Brexit Implications on Employment Law
The potential impact on employment law by Brexit is, on the face of it, likely to be limited. Although a significant proportion of UK employment law is derived from the EU, it is unlikely that there will be wholesale changes following Brexit. However, the government may take the opportunity to amend some areas to reduce regulatory burden on companies, including:
- Amending or repealing the Agency Workers Regulations 2010.
- Introducing a cap on compensation for discrimination similar to that for unfair dismissal.
- Amending TUPE to make it more business friendly (for example, by making it easier to amend terms following a TUPE transfer).
- Addressing the issue of whether employees accrue holiday while off sick.
- Removing the cap on maximum weekly working hours.
The theory of the EU Withdrawal Bill is that it takes about 12,000 pieces of existing EU regulation and transfers them onto the UK’s law books. The government has published two sets of draft regulations, the draft Employment Rights (Amendment) (EU Exit) Regulations 2018 and the draft Employment Rights (Amendment) (EU Exit) (No. 2) Regulations 2018, for illustrative purposes, showing how the powers under clause 7 of the Bill may be used to correct employment law which will be retained after Brexit. The draft regulations reflect the technical amendments which need to be made to existing legislation to ensure that the law will continue to operate effectively after Brexit. The government has said that it will discuss these draft regulations with stakeholders at a future date, and that they should not be taken as the final version.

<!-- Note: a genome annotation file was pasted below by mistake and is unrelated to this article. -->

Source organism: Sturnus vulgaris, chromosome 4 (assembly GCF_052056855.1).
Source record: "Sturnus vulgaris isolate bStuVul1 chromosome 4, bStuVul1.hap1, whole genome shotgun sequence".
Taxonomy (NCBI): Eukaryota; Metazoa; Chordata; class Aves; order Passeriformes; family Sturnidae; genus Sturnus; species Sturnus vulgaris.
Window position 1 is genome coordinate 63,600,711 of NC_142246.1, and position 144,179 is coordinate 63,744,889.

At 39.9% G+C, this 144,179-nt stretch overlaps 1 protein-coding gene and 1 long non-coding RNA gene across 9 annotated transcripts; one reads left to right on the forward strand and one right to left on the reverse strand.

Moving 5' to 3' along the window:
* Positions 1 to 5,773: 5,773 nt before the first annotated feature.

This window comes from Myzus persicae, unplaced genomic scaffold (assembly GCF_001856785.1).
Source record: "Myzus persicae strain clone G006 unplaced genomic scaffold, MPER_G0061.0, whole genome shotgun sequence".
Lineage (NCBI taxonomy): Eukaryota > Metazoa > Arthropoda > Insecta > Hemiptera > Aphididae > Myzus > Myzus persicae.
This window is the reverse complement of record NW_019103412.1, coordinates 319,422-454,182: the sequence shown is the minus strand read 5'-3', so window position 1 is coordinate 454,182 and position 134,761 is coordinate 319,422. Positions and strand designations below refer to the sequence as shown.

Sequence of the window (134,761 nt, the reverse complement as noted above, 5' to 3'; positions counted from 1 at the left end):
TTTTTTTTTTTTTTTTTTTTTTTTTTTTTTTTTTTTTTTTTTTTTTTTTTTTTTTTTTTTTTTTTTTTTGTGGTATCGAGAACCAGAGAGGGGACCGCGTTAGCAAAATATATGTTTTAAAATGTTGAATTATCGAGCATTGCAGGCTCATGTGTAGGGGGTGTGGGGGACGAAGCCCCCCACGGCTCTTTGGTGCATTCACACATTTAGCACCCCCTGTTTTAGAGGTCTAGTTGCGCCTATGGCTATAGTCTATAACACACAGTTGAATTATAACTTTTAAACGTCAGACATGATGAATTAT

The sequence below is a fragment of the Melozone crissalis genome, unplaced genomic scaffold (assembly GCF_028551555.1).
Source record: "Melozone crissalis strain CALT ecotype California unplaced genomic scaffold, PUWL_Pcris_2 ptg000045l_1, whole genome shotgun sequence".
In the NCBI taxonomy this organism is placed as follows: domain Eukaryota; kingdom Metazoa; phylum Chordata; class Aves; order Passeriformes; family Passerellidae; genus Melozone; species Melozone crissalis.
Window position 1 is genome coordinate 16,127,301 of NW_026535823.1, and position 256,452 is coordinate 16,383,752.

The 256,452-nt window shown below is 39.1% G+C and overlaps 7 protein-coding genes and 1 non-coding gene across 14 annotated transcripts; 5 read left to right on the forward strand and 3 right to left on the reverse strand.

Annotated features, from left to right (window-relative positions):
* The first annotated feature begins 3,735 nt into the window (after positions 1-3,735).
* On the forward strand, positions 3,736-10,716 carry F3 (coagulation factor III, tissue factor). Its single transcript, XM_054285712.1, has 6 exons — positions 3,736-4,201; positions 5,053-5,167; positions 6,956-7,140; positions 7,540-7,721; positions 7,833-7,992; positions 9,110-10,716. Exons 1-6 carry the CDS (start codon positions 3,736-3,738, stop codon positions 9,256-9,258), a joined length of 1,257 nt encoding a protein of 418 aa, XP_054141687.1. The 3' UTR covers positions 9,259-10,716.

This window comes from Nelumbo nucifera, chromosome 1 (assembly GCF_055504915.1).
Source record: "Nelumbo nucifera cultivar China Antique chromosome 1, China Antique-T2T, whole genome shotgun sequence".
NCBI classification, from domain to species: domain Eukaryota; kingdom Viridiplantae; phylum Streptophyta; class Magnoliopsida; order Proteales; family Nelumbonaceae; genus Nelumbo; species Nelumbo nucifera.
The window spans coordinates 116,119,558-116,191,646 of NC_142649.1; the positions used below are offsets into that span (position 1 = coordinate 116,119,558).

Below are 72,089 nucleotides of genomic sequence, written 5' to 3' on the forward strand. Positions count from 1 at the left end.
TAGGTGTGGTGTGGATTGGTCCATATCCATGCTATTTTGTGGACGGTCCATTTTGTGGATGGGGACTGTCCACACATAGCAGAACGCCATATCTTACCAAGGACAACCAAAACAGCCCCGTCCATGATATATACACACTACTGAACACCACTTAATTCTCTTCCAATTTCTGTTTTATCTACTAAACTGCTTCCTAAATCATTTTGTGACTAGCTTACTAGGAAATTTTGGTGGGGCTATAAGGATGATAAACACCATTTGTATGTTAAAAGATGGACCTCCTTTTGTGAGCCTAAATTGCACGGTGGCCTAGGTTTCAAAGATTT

However, there have been calls for employment law to fall outside the Bill as there are concerns that the Bill leaves equality law, including the Equality Acts 2010 and 2006, open to significant changes without substantial parliamentary scrutiny (see for example the recent Fawcett review).